num­bers are de­creas­ing as cli­mate change (which is shrink­ing the lake), pol­lu­tion and in­tro­duced species take their toll. North Amer­i­can trout in­tro­duced in the 1930s have driven some na­tive fish to ex­tinc­tion. On the up­side, the trout have trans­muted into a tasty species with golden scales that re­flect the strong An­dean sun.

That sun has been elu­sive today. We be­gan our jour­ney on the lake un­der fat grey clouds. Alan, our Quechua guide, told us he’d asked the spir­its of the moun­tains to help us out with the weather then handed us three dried coca leaves each to ded­i­cate to Pachamama, Mother Earth. Af­ter we’d flung them off the stern, into the wind with our prayers, the gods seemed to be with us for a while, thin­ning the clouds to re­veal the blue An­dean sky. We’ll see the sky in all its sat­u­rated glory to­mor­row when we visit the mys­ti­cal preIn­can burial tow­ers of Sil­lus­tani but for now we’re won­der­ing if we should have spared Pachamama four leaves each in­stead of three. For, as we say our good­byes to Ed­uardo and his friends and set course for Taquile Is­land, men­ac­ing vi­o­let and grey clouds fill the low­er­ing sky.

The 2000-plus res­i­dents of hilly Taquile have a rep­u­ta­tion for pro­duc­ing the finest tex­tiles in Peru. In fact, the is­land and its art are recog­nised by UNESCO as a Mas­ter­piece of the Oral and In­tan­gi­ble Her­itage of Hu­man­ity. As we hike breath­lessly to­wards the peak, 4050 me­tres above sea level, Alan stops to pick muña, a minty herb that, like coca, helps peo­ple ac­cli­ma­tise to the al­ti­tude – though prob­a­bly not quite as help­fully as the oxygen tanks back at our ho­tel. The muña has a beau­ti­ful aroma and I rub the small oily leaves be­tween my fin­gers then hold them to my nose as a pick-me-up.

Alan tells us how to de­ter­mine, by the colour of their clothes and hats, which Taquileños are mar­ried: a gaudy pom­pom on a woman’s hat says she is look­ing for a hus­band; on a man, a red hat with a white tip means he’s avail­able. In­ci­den­tally, the man would have knit­ted his hat him­self. Women spin, dye and weave but knit­ting is a man’s job. And if he wants to get mar­ried, he’ll need to knit a spec­tac­u­lar cap for his prospec­tive fa­ther-in-law or risk a knock­back.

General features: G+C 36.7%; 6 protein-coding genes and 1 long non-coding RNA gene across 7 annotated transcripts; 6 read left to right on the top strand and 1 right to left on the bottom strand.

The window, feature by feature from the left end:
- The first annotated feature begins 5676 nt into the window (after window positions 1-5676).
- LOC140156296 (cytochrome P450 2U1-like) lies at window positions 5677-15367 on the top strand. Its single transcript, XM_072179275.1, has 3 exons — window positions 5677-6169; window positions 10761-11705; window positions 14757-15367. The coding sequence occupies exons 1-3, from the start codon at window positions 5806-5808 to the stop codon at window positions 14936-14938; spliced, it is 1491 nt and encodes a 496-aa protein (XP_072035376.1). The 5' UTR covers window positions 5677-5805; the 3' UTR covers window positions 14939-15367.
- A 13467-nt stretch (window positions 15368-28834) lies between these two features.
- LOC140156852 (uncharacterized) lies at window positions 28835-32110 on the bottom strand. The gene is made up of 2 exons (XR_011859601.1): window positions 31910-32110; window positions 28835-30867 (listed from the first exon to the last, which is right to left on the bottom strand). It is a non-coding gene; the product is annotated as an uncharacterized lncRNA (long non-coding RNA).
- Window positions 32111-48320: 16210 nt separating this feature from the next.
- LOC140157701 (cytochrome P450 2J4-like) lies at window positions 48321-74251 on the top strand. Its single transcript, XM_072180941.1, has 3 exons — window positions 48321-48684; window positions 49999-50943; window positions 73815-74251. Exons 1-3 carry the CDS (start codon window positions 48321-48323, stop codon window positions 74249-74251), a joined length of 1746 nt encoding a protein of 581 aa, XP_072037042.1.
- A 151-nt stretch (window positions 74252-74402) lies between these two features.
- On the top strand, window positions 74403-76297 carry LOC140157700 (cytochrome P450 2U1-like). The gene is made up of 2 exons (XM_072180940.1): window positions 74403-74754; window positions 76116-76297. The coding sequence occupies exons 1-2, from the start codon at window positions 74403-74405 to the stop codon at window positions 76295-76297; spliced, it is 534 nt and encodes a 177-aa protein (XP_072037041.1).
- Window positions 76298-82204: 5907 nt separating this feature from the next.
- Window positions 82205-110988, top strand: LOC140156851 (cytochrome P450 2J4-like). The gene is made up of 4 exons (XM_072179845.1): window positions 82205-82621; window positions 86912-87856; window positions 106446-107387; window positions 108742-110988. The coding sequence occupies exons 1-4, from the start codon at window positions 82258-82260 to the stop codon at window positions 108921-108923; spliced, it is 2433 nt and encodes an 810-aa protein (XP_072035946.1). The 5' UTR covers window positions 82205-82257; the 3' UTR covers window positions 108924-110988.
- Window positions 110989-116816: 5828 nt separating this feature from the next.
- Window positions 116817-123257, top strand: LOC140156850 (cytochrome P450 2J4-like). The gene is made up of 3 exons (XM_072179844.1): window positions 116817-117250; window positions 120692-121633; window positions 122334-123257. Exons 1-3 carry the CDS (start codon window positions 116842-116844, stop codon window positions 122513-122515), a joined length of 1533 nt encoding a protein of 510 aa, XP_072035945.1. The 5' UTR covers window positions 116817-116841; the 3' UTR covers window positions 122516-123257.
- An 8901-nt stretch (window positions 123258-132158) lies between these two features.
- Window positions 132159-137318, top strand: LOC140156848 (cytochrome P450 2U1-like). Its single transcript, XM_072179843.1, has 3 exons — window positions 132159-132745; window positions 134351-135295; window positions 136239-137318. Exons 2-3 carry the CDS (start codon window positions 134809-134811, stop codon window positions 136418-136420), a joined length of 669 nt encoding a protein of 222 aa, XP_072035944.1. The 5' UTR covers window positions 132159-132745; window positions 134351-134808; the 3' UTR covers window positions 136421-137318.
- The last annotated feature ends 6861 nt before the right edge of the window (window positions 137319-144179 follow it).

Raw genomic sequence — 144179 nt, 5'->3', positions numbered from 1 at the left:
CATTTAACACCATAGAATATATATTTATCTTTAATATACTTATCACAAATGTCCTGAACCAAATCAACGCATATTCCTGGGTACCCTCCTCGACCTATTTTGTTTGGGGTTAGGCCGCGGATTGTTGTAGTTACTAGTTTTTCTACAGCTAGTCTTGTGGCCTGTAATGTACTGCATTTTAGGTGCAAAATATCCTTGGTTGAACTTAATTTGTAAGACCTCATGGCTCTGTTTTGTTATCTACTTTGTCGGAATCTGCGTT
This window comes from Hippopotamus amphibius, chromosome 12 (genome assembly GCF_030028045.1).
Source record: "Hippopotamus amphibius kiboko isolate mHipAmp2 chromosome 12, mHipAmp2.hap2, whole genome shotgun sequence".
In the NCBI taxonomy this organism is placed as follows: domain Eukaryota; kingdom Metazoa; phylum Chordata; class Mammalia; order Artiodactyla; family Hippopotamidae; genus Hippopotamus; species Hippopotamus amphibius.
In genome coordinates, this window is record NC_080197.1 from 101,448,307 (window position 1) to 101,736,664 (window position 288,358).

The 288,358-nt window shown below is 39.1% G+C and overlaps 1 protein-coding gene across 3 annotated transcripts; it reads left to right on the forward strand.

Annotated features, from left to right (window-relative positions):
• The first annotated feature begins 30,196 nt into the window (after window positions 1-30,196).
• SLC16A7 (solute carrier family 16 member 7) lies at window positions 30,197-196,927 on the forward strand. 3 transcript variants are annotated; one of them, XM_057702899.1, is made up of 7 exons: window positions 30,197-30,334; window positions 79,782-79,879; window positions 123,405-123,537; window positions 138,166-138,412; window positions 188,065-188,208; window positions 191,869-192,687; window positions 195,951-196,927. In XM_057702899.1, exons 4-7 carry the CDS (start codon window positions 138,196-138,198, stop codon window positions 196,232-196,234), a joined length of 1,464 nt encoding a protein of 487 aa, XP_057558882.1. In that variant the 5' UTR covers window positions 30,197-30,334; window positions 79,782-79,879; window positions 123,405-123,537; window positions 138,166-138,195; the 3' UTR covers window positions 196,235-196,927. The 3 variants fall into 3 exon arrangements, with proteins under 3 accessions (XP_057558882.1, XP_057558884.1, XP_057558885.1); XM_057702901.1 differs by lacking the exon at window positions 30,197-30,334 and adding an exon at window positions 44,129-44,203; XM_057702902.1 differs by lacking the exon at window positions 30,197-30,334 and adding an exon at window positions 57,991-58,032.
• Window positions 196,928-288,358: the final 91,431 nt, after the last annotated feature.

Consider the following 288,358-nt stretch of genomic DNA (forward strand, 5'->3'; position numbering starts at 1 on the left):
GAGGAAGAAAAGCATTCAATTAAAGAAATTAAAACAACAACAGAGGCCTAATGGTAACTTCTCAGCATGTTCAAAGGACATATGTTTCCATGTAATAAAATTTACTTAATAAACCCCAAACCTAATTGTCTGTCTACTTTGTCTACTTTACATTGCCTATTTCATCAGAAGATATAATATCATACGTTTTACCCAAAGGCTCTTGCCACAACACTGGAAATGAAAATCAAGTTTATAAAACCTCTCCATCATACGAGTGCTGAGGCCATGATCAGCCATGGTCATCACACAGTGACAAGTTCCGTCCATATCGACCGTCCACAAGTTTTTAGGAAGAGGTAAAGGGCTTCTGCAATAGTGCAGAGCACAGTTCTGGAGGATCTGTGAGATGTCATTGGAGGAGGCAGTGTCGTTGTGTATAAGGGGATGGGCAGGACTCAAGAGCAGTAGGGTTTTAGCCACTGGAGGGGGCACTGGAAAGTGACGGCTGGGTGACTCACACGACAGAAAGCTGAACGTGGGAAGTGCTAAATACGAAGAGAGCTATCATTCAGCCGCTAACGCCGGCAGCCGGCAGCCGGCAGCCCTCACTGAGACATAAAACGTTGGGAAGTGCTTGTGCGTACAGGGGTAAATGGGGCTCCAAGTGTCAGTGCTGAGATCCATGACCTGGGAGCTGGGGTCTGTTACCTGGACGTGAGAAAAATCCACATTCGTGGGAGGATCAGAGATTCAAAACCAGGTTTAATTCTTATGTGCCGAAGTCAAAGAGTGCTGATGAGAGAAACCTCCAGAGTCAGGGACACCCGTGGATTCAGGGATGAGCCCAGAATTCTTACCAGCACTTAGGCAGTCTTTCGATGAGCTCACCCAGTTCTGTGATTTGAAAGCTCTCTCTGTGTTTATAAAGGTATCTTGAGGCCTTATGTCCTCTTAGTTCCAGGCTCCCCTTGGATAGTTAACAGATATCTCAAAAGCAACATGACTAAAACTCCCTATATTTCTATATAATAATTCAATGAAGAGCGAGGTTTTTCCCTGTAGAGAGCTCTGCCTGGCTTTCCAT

The Taquileños are proud and pro­tec­tive of their unique cul­ture and have de­vel­oped a com­mu­nity-con­trolled model of sus­tain­able tourism. They run the is­land on a com­bi­na­tion of col­lec­tivist prin­ci­ples, Catholi­cism and the In­can moral code: “Don’t steal, don’t lie and don’t be lazy.” We don’t make it all the way to the top of the is­land – not be­cause we’re lazy but be­cause forks of light­ning are be­gin­ning to ap­pear in the clouds and we face an hour’s boat ride back to our lake­side lodge.

Ti­ti­laka (ho­tel.qan­­ti­laka), a bou­tique ho­tel set on the tip of its own penin­sula, is look­ing good to us as we flee the gath­er­ing storm. The all-in­clu­sive price cov­ers gourmet meals (in­clud­ing that fa­mous trout and lo­cally grown quinoa), room ser­vice, bar, out­ings on the lake or into nearby Puno – and the oxygen. Sit­ting in the lounge, Pisco Sour in hand, gaz­ing through the pic­ture win­dows at the dra­matic, rain-lashed lake, I think, “Pachamama, do your worst. I’m on top of the world.”

The Uros, who are be­lieved to pre­date the In­cas, still have a largely tra­di­tional way of life de­spite en­croach­ing mod­erni­sa­tion

The “Mercedes-Benz” of Lake Tit­i­caca’s to­tora-reed boats (above); lo­cals re-en­act an In­can le­gend (above left and pre­vi­ous page)